This new textbook provides an introduction to human rights ininternational relations at the turn of the twenty-®rst-century. The bookexamines the policy-making process that establishes and tries to applyhuman rights norms through the United Nations, regional organiza-tions, state foreign policy, human rights groups, and transnationalcorporations. Four themes permeate the book: that human rights arehere to stay in international relations, that state sovereignty is beingtransformed by the human rights discourse, that the ``soft'' law of diplomacy is as important as the ``hard'' law of court $udgments, andthat private actors are highly important in international human rightsdevelopments. The book documents the many changes in internationalhuman rights during the past half-century, and considers the future of universal human rights. %ontaining chapter-by-chapter guides tofurther reading and discussion &uestions, this book will be of interestto all undergraduate and graduate students of human rights, and theirteachers.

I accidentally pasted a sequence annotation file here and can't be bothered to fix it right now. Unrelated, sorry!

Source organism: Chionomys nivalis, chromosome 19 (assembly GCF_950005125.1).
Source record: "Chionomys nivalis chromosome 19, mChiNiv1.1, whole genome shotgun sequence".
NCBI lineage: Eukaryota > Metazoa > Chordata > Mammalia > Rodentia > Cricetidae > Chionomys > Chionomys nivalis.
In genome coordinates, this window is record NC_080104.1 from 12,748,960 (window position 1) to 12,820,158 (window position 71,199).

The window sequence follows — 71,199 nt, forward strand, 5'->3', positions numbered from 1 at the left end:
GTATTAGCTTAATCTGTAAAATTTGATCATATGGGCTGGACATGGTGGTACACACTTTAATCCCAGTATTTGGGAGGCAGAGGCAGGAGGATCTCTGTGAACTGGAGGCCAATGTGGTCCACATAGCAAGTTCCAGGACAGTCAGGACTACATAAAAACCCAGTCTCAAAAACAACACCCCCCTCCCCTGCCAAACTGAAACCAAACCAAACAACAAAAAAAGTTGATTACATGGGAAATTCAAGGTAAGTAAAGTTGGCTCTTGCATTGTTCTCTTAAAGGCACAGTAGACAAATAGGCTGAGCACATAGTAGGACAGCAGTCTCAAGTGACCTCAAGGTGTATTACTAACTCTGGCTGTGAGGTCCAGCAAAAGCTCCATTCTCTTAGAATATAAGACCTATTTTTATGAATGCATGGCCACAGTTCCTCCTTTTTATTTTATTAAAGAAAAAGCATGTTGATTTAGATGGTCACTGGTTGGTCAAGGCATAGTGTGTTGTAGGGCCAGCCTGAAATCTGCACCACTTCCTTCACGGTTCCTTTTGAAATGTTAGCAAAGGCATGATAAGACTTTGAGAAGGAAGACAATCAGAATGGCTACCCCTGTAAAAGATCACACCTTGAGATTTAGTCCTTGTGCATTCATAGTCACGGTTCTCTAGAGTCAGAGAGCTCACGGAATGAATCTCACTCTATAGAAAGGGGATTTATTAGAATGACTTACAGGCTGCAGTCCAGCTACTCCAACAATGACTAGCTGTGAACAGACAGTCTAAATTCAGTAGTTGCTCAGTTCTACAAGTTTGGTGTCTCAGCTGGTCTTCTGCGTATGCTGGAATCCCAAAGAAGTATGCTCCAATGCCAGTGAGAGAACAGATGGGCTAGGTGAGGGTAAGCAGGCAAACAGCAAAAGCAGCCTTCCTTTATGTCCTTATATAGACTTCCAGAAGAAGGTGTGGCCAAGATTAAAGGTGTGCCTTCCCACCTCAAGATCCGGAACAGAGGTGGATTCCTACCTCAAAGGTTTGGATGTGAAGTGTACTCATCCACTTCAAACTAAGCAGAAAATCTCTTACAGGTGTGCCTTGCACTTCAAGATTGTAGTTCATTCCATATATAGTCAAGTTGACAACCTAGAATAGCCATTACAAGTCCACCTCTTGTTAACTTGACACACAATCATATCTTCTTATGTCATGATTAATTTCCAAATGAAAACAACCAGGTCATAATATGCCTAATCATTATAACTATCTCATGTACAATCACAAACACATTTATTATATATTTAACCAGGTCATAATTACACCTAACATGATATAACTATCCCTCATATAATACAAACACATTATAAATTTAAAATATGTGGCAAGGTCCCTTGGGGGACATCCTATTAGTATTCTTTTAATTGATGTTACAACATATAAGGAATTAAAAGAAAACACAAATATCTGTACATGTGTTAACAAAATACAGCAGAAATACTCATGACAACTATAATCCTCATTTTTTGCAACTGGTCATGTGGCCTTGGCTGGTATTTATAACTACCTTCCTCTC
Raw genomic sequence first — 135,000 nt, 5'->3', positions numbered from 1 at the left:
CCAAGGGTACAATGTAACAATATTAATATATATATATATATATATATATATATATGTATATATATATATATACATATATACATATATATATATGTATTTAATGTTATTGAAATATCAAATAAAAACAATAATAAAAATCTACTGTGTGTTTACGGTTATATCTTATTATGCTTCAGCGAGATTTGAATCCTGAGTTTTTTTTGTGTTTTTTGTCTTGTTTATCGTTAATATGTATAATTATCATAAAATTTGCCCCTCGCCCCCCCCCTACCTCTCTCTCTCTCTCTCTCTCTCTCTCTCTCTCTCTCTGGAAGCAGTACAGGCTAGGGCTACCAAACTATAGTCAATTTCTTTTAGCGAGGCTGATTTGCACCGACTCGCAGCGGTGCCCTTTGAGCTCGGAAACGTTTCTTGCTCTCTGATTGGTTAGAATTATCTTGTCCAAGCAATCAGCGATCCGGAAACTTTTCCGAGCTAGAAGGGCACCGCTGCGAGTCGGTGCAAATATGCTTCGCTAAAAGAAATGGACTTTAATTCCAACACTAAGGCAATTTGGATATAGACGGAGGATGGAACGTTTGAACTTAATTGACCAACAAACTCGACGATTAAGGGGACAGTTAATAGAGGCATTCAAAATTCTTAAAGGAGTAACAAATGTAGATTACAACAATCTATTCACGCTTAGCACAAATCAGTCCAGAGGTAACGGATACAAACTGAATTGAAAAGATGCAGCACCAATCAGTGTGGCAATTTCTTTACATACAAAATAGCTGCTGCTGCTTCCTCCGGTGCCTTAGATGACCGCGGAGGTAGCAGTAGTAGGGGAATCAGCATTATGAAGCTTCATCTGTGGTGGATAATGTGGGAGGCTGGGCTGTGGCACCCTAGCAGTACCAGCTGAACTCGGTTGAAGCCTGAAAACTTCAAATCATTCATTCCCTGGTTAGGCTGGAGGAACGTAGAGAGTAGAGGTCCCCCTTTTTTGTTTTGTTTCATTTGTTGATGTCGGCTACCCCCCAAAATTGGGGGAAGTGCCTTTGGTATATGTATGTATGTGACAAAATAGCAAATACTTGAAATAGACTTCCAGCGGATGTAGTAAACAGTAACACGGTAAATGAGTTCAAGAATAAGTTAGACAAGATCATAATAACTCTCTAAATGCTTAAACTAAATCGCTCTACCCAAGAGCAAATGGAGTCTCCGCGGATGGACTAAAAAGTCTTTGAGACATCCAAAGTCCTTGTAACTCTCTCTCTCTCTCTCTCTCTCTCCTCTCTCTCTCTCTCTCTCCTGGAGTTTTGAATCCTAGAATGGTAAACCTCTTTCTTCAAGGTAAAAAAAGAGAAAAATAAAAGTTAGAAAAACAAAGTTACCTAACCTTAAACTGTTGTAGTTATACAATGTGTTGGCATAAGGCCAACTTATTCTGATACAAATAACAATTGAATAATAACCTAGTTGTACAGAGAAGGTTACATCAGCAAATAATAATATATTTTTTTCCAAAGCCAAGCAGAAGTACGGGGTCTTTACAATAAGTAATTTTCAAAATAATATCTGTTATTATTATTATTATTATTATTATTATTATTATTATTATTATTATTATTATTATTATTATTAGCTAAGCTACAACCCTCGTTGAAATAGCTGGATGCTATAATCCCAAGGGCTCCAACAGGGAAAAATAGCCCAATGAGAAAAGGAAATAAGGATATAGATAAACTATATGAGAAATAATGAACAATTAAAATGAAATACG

is %harles J. Mach Distinguished Professor of Political Science at the University of Nebraska, Lincoln. He is theauthor or editor of ®fteen books, among them
Human Rights and US Foreign Policy
, which won the Dauer Prize. His textbook
Human Rightsand World Politics
was the ®rst book for students on human rights aspart of the political process.